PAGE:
Nearly 14 years after Hamid Hayat was convicted in a sensational terrorism trial in Sacramento and packed off to federal prison, a judge on Friday recommended that his conviction be vacated because of ineffective representation by his defense lawyer.
U.S. Magistrate Judge Deborah Barnes issued a 116-page recommendation in Sacramento federal court saying that
Hayat’s Sixth Amendment rights were violated by the defense put on by an inexperienced lawyer who had never before selected a jury or tried a criminal case in federal court.
Barnes’ recommendation does not mean that Hayat, a former Lodi cherry picker who was arrested on terrorism-related charges along with his father in 2005, will necessarily go free.
Instead, her recommendation must now go before the trial judge who heard the case, U.S. District Judge Garland E. Burrell Jr., for review.
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Barnes’ recommendation follows a lengthy trail of appeals and stems from weeks of testimony last year during an evidentiary hearing in which his lawyers argued that Hayat was railroaded by federal prosecutors who withheld evidence and by FBI agents who coerced him into making false confessions.
Hayat’s Sacramento trial attorney, Wazhma Mojaddidi, said she hoped the end result would be freedom for her former client.
“I passionately represented Hamid Hayat as a young attorney and worked with a great team of lawyers and investigators in his defense,” she wrote in an email to The Sacramento Bee. “I have always believed that he is an innocent man who was wrongly convicted.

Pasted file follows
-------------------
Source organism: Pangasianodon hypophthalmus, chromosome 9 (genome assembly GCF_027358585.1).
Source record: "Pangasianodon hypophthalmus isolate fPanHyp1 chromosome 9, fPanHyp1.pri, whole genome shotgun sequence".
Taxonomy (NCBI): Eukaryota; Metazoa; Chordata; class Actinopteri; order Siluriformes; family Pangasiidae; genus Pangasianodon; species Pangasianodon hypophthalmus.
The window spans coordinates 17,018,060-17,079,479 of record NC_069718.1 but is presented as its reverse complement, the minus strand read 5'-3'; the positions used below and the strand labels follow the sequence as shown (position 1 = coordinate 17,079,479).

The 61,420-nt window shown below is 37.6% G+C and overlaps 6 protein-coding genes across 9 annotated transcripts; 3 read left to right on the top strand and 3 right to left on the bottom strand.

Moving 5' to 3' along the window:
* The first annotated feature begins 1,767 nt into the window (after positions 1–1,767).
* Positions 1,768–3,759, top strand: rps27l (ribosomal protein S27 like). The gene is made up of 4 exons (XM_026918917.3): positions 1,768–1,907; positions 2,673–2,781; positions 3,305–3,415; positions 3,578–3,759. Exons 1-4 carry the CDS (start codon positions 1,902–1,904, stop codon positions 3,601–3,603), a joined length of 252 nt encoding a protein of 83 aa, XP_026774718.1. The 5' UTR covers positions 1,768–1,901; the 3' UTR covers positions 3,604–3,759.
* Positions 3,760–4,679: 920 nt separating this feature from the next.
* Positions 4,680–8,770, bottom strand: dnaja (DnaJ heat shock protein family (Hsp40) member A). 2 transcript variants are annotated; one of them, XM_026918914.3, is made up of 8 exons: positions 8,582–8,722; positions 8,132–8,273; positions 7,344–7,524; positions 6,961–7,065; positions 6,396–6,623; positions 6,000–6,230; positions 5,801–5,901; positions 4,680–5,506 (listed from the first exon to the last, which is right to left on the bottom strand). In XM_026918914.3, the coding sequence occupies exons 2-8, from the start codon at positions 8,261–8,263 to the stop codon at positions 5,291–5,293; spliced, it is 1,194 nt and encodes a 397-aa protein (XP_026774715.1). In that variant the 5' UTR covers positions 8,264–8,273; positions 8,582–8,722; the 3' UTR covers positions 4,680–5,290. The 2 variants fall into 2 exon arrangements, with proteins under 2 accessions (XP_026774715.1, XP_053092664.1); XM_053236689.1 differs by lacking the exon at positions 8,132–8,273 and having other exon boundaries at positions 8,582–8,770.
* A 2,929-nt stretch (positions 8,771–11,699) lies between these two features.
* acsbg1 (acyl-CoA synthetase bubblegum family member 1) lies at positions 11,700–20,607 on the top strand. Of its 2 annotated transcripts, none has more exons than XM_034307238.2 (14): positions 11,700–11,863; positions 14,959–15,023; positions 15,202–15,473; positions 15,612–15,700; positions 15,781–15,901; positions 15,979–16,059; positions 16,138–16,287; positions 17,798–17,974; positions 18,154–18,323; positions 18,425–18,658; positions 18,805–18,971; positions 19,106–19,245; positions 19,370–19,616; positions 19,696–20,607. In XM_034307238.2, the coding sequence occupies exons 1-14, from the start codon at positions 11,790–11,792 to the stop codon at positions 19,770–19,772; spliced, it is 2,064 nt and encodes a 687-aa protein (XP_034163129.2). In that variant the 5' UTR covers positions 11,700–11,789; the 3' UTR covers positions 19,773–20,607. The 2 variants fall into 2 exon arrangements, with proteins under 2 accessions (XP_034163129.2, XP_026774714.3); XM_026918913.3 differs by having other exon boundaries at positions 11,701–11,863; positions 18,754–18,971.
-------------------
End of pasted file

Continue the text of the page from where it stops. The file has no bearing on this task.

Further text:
“I am elated to hear that he could be freed soon after unjustly spending so many years in prison. It is a good day indeed.”
Hayat’s appellate lawyers also praised the decision.
“The ruling not only affirms Hayat’s decade-long arguments that he did not have a proper defense, but also bolsters what Hayat and his defense team have long maintained: Hamid Hayat is innocent,” San Francisco defense attorney Dennis Riordan said in a statement.
Federal prosecutors have long denounced such claims, noting that Hayat confessed to traveling overseas to train in terror camps and that a panel of the 9th U.S. Circuit Court of Appeals upheld his conviction in 2013.
McGregor Scott, the current U.S. Attorney for the Eastern District of California, who oversaw the original prosecution, said Friday that his office is reviewing Barnes’ ruling.
“It has consistently been our position that Mr. Hayat received effective representation at trial and that his conviction by a jury, subsequently affirmed by the 9th Circuit, is completely valid,” Scott said. “We are presently considering all our options to include asking for further review by the district court judge.”
Hayat and his father Umer, an ice cream peddler, were arrested in the aftermath of the 9/11 attacks in what became the first major terror prosecution following the hijackings.
Umer Hayat was accused of lying to the FBI about whether his son had trained in a Pakistani terror camp, and later went free after pleading guilty to a lesser charge.
But Hamid Hayat was convicted in 2005 of lying to the FBI and providing support to terrorists and was sentenced to 24 years in prison.
Now 36, Hayat is serving his time at a federal lockup near Phoenix and has a projected release date of May 2026.
During last year’s hearings, Barnes heard testimony from nationally respected legal scholars and alibi witnesses in Pakistan who testified that while he was visiting Pakistan he was never out of their sight long enough to visit any training camps.
His lawyers also argued that the government had withheld evidence that the camp Hayat supposedly visited was not in operation while he was in Pakistan.
Barnes rejected those arguments, saying they were based “purely on speculation.”